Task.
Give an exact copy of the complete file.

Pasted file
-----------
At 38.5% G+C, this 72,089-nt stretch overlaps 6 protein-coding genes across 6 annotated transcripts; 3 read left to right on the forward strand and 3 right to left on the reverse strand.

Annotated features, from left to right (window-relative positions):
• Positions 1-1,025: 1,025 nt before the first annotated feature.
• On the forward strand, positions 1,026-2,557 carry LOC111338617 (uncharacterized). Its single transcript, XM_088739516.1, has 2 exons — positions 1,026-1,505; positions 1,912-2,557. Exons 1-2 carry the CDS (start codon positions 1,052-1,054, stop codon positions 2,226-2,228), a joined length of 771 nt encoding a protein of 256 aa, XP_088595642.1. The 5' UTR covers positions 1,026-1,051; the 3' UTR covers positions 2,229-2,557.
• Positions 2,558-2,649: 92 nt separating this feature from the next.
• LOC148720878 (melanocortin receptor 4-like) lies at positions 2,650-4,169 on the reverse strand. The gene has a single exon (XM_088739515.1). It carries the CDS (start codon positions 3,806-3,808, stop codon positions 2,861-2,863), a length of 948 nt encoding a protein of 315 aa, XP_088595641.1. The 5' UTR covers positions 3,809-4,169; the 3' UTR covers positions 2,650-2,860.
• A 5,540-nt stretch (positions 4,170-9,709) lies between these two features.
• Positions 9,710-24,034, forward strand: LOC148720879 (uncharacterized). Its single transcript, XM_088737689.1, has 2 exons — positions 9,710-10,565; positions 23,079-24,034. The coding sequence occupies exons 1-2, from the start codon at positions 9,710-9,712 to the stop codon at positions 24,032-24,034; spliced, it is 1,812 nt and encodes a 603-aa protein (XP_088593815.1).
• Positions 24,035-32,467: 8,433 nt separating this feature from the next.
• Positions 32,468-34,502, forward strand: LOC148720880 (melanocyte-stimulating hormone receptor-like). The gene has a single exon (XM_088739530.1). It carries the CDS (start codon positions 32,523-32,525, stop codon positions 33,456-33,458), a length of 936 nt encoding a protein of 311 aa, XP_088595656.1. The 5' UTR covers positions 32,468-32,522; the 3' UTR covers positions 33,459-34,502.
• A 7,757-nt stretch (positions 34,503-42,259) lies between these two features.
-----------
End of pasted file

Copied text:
At 38.5% G+C, this 72,089-nt stretch overlaps 6 protein-coding genes across 6 annotated transcripts; 3 read left to right on the forward strand and 3 right to left on the reverse strand.

Annotated features, from left to right (window-relative positions):
• Positions 1-1,025: 1,025 nt before the first annotated feature.
• On the forward strand, positions 1,026-2,557 carry LOC111338617 (uncharacterized). Its single transcript, XM_088739516.1, has 2 exons — positions 1,026-1,505; positions 1,912-2,557. Exons 1-2 carry the CDS (start codon positions 1,052-1,054, stop codon positions 2,226-2,228), a joined length of 771 nt encoding a protein of 256 aa, XP_088595642.1. The 5' UTR covers positions 1,026-1,051; the 3' UTR covers positions 2,229-2,557.
• Positions 2,558-2,649: 92 nt separating this feature from the next.
• LOC148720878 (melanocortin receptor 4-like) lies at positions 2,650-4,169 on the reverse strand. The gene has a single exon (XM_088739515.1). It carries the CDS (start codon positions 3,806-3,808, stop codon positions 2,861-2,863), a length of 948 nt encoding a protein of 315 aa, XP_088595641.1. The 5' UTR covers positions 3,809-4,169; the 3' UTR covers positions 2,650-2,860.
• A 5,540-nt stretch (positions 4,170-9,709) lies between these two features.
• Positions 9,710-24,034, forward strand: LOC148720879 (uncharacterized). Its single transcript, XM_088737689.1, has 2 exons — positions 9,710-10,565; positions 23,079-24,034. The coding sequence occupies exons 1-2, from the start codon at positions 9,710-9,712 to the stop codon at positions 24,032-24,034; spliced, it is 1,812 nt and encodes a 603-aa protein (XP_088593815.1).
• Positions 24,035-32,467: 8,433 nt separating this feature from the next.
• Positions 32,468-34,502, forward strand: LOC148720880 (melanocyte-stimulating hormone receptor-like). The gene has a single exon (XM_088739530.1). It carries the CDS (start codon positions 32,523-32,525, stop codon positions 33,456-33,458), a length of 936 nt encoding a protein of 311 aa, XP_088595656.1. The 5' UTR covers positions 32,468-32,522; the 3' UTR covers positions 33,459-34,502.
• A 7,757-nt stretch (positions 34,503-42,259) lies between these two features.